Three of the boys were on one side of the log, Mr. Fernandez said, and Joshua was on the other side with one other boy.
“When I heard about what they’re doing, I thought, ‘Whoa. What are they doing? Why are they doing that?’” Mr. Fernandez said.
He added, “These are kids — they aren’t really developed yet.”
His stepson has also carried the log. “He told me it’s really heavy,” Mr. Fernandez said.
Carlin Schledorn, a Sachem East graduate, told News 12 he did the same drill when he was on the team. “Unfortunately I can see this happening if it’s not done correctly,” he said of Joshua’s death, “because accidents happen.”
The elite Navy SEALS and other units of the United States military sometimes carry logs as part of their physical training, but they are often only half as heavy.
It’s “one of the toughest physical evolutions that anyone has to go through,” the director of fitness at the Naval Special Warfare Center says in a 2013 YouTube video. Each log is approximately 180-210 pounds, he says, and is carried by “boat crews of six or seven men” for “close to two hours, almost nonstop.”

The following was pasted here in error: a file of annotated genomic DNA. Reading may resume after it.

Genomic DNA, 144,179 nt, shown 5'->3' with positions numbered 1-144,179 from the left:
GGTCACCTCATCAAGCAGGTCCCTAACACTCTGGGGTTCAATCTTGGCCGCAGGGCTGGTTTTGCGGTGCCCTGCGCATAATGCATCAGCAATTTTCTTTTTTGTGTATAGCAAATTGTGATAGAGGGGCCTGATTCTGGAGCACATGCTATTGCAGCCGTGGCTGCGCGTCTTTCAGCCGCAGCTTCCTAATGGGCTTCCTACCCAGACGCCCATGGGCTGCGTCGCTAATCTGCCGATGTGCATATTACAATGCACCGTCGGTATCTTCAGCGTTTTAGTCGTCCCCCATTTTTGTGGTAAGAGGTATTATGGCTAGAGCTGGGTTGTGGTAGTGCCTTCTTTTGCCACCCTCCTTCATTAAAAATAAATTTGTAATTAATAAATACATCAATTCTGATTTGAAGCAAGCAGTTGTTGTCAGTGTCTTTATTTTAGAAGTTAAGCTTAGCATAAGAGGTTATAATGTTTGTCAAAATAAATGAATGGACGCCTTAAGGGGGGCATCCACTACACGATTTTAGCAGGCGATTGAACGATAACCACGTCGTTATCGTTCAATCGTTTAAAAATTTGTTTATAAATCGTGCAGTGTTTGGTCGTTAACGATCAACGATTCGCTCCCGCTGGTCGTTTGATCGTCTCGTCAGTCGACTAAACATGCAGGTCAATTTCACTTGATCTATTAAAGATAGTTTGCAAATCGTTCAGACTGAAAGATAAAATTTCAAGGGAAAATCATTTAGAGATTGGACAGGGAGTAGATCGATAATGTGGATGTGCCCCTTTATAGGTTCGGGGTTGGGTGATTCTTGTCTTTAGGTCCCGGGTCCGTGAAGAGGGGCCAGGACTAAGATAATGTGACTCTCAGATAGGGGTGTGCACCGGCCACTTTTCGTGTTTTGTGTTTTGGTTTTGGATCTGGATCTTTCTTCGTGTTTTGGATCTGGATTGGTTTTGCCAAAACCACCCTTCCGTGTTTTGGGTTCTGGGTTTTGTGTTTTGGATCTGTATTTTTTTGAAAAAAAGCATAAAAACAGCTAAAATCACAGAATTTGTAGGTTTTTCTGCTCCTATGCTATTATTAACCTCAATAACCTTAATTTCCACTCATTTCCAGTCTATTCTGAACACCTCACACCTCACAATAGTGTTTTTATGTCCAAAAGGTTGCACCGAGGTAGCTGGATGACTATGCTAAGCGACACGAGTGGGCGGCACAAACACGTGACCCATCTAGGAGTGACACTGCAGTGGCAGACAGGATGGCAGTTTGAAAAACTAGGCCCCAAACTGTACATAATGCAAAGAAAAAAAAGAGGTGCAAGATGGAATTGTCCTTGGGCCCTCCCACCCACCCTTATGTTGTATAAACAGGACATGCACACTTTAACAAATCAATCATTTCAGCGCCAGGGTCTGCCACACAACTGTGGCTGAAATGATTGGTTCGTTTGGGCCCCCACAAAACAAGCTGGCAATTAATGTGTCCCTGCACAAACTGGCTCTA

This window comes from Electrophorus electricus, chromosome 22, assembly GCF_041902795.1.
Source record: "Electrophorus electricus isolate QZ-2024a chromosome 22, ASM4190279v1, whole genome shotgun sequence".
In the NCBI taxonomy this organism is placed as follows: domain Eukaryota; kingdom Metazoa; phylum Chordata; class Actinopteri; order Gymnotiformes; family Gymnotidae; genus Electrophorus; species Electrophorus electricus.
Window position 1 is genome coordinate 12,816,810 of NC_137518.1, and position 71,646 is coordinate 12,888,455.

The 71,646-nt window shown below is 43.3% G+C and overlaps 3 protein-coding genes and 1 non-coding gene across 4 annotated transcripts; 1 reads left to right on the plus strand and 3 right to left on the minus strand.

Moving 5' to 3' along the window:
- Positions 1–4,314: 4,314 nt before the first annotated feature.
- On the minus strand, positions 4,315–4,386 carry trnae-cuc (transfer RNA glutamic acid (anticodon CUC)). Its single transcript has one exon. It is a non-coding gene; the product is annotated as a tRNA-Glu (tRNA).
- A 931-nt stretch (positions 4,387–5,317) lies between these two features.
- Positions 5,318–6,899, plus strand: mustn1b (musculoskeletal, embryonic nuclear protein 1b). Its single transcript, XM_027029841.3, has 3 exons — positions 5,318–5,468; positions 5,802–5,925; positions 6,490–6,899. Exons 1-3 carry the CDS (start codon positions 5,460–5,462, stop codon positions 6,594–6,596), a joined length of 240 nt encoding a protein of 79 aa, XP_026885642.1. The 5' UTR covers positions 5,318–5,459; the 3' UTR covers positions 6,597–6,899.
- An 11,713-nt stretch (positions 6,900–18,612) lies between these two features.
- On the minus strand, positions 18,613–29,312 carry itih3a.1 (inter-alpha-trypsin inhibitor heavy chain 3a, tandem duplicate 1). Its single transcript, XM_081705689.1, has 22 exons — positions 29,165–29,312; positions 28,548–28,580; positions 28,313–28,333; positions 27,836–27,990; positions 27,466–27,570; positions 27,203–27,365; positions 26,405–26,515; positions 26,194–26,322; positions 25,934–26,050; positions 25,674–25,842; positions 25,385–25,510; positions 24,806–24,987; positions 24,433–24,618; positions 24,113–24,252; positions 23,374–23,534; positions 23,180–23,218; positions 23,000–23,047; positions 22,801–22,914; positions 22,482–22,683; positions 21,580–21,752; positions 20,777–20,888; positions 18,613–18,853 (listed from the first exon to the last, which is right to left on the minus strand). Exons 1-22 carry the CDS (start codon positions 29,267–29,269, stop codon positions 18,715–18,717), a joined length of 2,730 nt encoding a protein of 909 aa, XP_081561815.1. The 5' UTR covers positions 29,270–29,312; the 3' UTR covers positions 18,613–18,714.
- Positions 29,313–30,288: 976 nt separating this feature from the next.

It’s not a common activity, however, for high school athletes.
“There’s so much potential for things to go wrong that I would really want people to think twice before doing something like that,” Douglas Casa, a sports safety expert and the executive director of the University of Connecticut’s Korey Stringer Institute, told The Associated Press.
Friends and neighbors have rallied to support the Mileto family, holding a vigil at the Farmingville Fire Department, and contributing to a GoFundMe page. As of Saturday afternoon it had raised more than $58,000.
Valerie Malfa, 16, a cheerleader at Sachem East, will be participating in a carwash on Sunday at the Applebee’s in Farmingville, N.Y….